Everything started “looking up” again in 1980, with a grand victory for President Reagan. Bill Brock was appointed U.S. Trade Representative, and Howard Baker was Senate Majority Leader. Maida Pearson was elected as the first female County Chairman. Republican headquarters became “computerized” and the emphasis was on precinct organization and raising funds to keep headquarters afloat.
Lamar Alexander was re-elected Governor. Don Sundquist was elected to the 7th District Congressional seat (in a close one), formerly held by Robin Beard. Beard lost his race for U.S. Senate that year. Emphasis was again on increasing our numbers in the State Legislature. Maida Pearson served a second term as County Chairman. All in 1982.
By 1985, Ronald Reagan was serving his second term, with Howard Baker as his Chief of Staff in 1987. Bill Brock was now Secretary of Labor and Jack Craddock was Shelby County Chairman (1985-86). Again, raising funds was the key to keeping headquarters functioning. The Iran-Contra hearings were not helping the President’s popularity.
John Ryder is County Chairman (1987-1989). 1988 shows six strong Republicans running for the nomination for U.S. President. A good man is running for the U.S. Senate in Tennessee – Bill Andersen from Johnson City. And, Don Sundquist is running for re-election. Our Party still needs a majority in the State House and Senate.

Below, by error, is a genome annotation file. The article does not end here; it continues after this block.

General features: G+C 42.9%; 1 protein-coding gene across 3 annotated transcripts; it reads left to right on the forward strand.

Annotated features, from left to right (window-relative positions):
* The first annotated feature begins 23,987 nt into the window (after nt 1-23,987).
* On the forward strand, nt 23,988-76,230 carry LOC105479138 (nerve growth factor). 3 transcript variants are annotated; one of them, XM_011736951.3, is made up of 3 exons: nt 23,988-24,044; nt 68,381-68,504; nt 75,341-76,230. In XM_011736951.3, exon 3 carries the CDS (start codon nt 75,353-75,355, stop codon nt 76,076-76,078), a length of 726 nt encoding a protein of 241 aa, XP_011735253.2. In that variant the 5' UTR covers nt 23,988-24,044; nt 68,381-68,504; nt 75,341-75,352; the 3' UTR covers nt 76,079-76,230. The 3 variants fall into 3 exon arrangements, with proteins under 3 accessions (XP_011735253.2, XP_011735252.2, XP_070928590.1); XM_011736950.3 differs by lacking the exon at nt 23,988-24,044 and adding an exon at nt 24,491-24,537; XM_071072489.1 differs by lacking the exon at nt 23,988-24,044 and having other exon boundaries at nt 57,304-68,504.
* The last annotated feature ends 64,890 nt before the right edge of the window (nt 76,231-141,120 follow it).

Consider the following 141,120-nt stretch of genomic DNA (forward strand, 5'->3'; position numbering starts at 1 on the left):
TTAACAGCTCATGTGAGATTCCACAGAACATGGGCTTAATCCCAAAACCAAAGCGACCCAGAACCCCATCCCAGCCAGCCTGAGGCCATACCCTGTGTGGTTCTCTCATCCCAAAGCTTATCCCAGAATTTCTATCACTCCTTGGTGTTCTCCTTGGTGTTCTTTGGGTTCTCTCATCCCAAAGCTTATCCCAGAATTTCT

The Republican Party appears alive and well as this goes to press. The Lincoln Day dinners have been quite successful, not only in a financial way, but in bringing our Republicans together and rewarding so many for their volunteer hours.
Six score and seven years after the election of Abraham Lincoln, we honor him by remembering and living his words, “this Nation, under God, shall have a new birth of freedom, and that government of the people, by the people, and for the people shall not perish from the earth.”
County Government Success (1990-present)
In 1990, Bob Patterson was elected County Trustee, and is recognized as the first Republican county-wide officeholder. Four years later, the Party exercised its option to hold a partisan primary and nominate candidates as Republicans on the county-wide general election ballot. In 1994, Republicans made a clean sweep of county offices and elected the first Republican County Mayor, Jim Rout. Later that year, our former Chairman, Congressman Don Sundquist, was elected Governor of Tennessee.
Rout, who along with Patterson was a long-time activist within the Shelby County Republican Party, was elected to a second term in 1998. Other Republicans were elected to county-row and court clerk offices.